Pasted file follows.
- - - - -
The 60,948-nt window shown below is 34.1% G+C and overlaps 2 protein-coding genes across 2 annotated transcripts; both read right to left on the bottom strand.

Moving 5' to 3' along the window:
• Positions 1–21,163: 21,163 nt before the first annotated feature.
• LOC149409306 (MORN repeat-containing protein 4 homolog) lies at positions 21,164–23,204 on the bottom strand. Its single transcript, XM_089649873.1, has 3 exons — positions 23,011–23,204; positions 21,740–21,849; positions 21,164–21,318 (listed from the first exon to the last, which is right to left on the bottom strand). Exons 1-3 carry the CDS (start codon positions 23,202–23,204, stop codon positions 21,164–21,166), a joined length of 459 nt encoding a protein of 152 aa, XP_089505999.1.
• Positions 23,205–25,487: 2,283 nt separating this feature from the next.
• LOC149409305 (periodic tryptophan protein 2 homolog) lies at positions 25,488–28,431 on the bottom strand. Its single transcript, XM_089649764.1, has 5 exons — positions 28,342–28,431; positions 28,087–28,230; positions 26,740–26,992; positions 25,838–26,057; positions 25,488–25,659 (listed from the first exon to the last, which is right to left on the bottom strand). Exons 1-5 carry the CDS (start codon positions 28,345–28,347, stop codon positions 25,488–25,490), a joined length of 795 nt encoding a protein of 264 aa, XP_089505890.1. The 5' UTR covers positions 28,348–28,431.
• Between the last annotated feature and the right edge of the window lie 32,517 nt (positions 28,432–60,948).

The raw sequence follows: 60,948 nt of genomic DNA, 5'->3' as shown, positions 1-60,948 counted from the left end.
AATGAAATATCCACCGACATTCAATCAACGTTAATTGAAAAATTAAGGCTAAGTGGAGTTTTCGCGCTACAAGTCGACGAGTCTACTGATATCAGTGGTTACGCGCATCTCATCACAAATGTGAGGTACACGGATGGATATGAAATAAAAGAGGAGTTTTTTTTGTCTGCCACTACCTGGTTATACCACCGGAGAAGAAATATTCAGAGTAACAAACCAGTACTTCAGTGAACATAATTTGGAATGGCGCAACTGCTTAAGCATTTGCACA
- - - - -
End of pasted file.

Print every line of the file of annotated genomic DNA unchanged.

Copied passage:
The 60,948-nt window shown below is 34.1% G+C and overlaps 2 protein-coding genes across 2 annotated transcripts; both read right to left on the bottom strand.

Moving 5' to 3' along the window:
• Positions 1–21,163: 21,163 nt before the first annotated feature.
• LOC149409306 (MORN repeat-containing protein 4 homolog) lies at positions 21,164–23,204 on the bottom strand. Its single transcript, XM_089649873.1, has 3 exons — positions 23,011–23,204; positions 21,740–21,849; positions 21,164–21,318 (listed from the first exon to the last, which is right to left on the bottom strand). Exons 1-3 carry the CDS (start codon positions 23,202–23,204, stop codon positions 21,164–21,166), a joined length of 459 nt encoding a protein of 152 aa, XP_089505999.1.
• Positions 23,205–25,487: 2,283 nt separating this feature from the next.
• LOC149409305 (periodic tryptophan protein 2 homolog) lies at positions 25,488–28,431 on the bottom strand. Its single transcript, XM_089649764.1, has 5 exons — positions 28,342–28,431; positions 28,087–28,230; positions 26,740–26,992; positions 25,838–26,057; positions 25,488–25,659 (listed from the first exon to the last, which is right to left on the bottom strand). Exons 1-5 carry the CDS (start codon positions 28,345–28,347, stop codon positions 25,488–25,490), a joined length of 795 nt encoding a protein of 264 aa, XP_089505890.1. The 5' UTR covers positions 28,348–28,431.
• Between the last annotated feature and the right edge of the window lie 32,517 nt (positions 28,432–60,948).

The raw sequence follows: 60,948 nt of genomic DNA, 5'->3' as shown, positions 1-60,948 counted from the left end.
AATGAAATATCCACCGACATTCAATCAACGTTAATTGAAAAATTAAGGCTAAGTGGAGTTTTCGCGCTACAAGTCGACGAGTCTACTGATATCAGTGGTTACGCGCATCTCATCACAAATGTGAGGTACACGGATGGATATGAAATAAAAGAGGAGTTTTTTTTGTCTGCCACTACCTGGTTATACCACCGGAGAAGAAATATTCAGAGTAACAAACCAGTACTTCAGTGAACATAATTTGGAATGGCGCAACTGCTTAAGCATTTGCACA